A critical lack of ocean containers and capacity for ex-China exports, together with vessel schedule disruption, are continuing to drive modal shift to air that is adding to a squeeze on air freight capacity already stretched by buoyant demand generated by COVID vaccine transport, PPE and the B2C e-commerce boom, according to a leading air charter broker.
«Currently, we are seeing that the problems in ocean freight are putting a lot of pressure on air capacity. We are booking big charter series in all directions at the moment, some of this with commodities, for example, raw materials, which are not traditional charter commodities,» Air Partner’s Singapore-based director for freight and VP for Asia Pacific, Mike Hill, told Lloyd’s Loading List in an interview.
«Air freight rates dropped a little after Christmas but remain very high compared to market behaviour in previous years.»
He added that COVID vaccine transport was creating «an extra squeeze in capacity, with a large number of enquiries and bookings going on at the moment — mostly ex-Asia to Europe or to the US.»
As to the air cargo charter market being called upon by shippers to provide lift in response to delays to supply chains due to the new post-Brexit trading landscape, Hill noted that this is «yet to develop», largely due to the stockpiling of goods which took place before the end of the Transition Period.
«However, let’s see what the next two weeks bring. The ‘Brexit situation’ can change at any minute and we are ready (with solutions) if the need arises. We are fielding a lot of questions from concerned UK logistics companies about customs which our ‘specially-for-Brexit’ qualified customs staff in the UK are dealing with and are providing a customs service for clients wanting to export cargo ex-UK.»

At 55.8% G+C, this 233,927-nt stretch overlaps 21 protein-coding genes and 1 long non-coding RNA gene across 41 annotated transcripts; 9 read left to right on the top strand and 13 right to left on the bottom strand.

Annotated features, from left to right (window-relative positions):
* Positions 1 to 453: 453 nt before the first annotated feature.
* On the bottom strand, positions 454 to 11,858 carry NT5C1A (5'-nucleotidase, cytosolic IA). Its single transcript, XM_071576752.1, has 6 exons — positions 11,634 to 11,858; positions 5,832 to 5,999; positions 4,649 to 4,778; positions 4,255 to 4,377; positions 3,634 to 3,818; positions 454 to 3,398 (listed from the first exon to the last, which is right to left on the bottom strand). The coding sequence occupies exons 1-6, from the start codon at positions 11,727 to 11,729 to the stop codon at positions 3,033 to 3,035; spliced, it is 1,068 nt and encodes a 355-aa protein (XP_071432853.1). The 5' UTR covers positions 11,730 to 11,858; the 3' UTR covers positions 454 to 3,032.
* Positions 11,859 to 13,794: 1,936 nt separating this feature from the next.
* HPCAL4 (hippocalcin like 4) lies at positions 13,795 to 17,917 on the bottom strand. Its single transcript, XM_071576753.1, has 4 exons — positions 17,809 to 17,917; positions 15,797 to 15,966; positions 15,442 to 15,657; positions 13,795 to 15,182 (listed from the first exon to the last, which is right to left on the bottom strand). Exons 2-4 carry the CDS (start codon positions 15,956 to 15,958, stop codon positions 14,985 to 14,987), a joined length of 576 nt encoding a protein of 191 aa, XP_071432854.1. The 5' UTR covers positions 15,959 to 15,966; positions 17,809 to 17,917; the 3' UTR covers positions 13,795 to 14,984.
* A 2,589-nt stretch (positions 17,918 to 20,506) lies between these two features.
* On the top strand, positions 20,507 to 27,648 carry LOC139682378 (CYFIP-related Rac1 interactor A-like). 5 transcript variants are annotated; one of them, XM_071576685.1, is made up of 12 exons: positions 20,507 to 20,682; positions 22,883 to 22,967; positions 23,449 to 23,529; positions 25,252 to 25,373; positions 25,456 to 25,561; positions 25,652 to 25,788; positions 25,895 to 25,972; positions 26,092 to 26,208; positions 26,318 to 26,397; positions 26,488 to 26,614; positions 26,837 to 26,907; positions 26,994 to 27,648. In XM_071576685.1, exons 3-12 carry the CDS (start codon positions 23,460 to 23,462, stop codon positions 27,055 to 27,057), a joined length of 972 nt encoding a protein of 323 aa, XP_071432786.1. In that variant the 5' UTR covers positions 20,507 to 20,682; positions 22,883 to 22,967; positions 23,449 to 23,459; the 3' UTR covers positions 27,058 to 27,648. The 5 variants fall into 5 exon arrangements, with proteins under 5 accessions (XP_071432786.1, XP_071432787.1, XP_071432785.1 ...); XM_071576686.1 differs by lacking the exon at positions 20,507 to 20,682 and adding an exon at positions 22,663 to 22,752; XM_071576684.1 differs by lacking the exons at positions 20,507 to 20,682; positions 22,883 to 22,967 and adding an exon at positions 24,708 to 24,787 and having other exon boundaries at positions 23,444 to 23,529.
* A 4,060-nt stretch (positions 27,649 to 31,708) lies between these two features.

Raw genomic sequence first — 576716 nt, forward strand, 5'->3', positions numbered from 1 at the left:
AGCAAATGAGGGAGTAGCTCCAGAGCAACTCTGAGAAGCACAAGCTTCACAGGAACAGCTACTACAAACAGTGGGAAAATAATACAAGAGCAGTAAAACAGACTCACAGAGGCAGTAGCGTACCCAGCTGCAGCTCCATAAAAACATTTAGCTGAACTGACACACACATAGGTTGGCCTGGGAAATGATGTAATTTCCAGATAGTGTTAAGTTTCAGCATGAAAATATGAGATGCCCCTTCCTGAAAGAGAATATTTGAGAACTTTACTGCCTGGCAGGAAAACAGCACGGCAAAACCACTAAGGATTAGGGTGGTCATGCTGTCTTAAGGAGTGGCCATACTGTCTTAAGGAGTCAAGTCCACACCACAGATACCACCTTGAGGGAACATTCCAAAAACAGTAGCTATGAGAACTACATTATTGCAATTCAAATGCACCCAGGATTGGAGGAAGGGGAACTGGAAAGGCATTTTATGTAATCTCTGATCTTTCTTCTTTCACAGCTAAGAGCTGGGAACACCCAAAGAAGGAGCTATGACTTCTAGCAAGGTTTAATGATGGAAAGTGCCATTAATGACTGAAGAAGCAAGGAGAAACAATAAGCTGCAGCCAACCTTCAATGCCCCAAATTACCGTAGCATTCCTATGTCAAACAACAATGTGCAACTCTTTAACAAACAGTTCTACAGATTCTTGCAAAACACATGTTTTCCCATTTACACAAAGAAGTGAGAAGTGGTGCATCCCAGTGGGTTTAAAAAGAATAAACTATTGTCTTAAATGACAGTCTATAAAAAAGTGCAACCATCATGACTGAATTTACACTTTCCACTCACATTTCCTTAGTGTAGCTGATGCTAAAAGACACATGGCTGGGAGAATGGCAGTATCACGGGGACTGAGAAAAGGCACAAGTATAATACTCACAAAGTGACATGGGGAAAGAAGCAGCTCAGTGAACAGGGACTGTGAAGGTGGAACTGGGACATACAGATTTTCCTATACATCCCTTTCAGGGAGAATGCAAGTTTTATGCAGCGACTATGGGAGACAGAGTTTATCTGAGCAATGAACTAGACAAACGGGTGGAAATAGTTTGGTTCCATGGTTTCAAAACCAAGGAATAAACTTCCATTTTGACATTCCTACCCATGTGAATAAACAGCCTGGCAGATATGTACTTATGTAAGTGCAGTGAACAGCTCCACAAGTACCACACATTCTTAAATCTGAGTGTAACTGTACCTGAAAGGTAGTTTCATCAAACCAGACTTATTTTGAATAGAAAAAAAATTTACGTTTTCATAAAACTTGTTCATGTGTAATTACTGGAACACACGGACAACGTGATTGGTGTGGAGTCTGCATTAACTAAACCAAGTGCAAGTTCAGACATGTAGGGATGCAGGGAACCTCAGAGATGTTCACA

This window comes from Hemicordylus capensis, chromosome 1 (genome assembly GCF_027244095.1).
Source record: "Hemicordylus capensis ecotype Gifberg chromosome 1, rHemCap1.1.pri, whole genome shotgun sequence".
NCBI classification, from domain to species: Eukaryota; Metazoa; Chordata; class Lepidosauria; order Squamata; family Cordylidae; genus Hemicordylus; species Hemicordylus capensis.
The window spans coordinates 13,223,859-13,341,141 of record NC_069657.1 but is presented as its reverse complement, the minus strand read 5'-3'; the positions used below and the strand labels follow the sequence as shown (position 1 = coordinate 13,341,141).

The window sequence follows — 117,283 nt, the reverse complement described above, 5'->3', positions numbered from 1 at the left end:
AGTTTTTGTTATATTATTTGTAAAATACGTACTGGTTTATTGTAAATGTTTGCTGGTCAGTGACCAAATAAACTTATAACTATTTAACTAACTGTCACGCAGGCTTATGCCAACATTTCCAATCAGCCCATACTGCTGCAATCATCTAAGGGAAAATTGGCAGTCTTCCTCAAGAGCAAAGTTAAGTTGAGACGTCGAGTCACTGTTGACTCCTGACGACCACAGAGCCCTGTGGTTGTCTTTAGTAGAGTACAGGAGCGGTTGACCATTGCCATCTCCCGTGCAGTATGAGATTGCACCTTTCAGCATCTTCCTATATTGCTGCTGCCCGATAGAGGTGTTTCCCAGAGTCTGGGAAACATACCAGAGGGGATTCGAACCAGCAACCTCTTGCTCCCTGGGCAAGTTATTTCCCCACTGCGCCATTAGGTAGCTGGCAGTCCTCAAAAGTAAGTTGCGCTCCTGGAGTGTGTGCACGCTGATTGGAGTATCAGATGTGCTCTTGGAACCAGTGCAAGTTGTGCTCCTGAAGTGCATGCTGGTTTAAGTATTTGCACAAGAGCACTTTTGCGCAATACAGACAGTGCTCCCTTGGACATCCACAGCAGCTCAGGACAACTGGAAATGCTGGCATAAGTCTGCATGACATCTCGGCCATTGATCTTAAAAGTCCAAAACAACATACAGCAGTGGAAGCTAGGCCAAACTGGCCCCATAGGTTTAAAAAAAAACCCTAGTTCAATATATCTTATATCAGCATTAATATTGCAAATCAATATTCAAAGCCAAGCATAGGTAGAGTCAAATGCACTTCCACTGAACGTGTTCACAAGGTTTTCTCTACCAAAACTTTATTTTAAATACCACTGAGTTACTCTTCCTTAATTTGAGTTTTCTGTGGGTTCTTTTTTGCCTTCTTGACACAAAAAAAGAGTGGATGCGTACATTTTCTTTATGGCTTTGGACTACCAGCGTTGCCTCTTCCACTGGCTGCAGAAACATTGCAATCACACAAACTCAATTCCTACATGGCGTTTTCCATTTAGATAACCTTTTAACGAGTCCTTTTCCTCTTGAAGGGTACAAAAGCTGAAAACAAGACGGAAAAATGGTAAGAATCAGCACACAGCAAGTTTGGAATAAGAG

Easing this week
Another leading air charter broker, Air Charter Service (ACS) Group, which reported spectacular growth in cargo flight bookings in December as shippers turned to air freight to preserve the supply chains for vital goods from Brexit-related disruption and congestion at UK and EU ports, highlighted an easing of demand in the week following the new year largely due to the fact that a no-deal (Brexit) had been avoided.
«There are some areas where rates are actually dropping as the general volume of cargo being transported has reduced compared with the pre-Christmas peak season,» explained ACS’ cargo director Dan Morgan-Evans.
«However, we are seeing an increase in demand already as pressure begins to build on supply chains dealing with the additional bureaucracy and disruption created by the COVID-related lockdowns.»
He played down the impact the distribution of COVID vaccines between Europe and the UK, within mainland Europe and elsewhere in the world, is likely to have on air cargo charter capacity.
«We don’t feel the volume of vaccines needing to be transported by air is going to have a large effect on capacity, at least initially. We believe the most challenging logistical element of vaccine distribution will be ground transport.»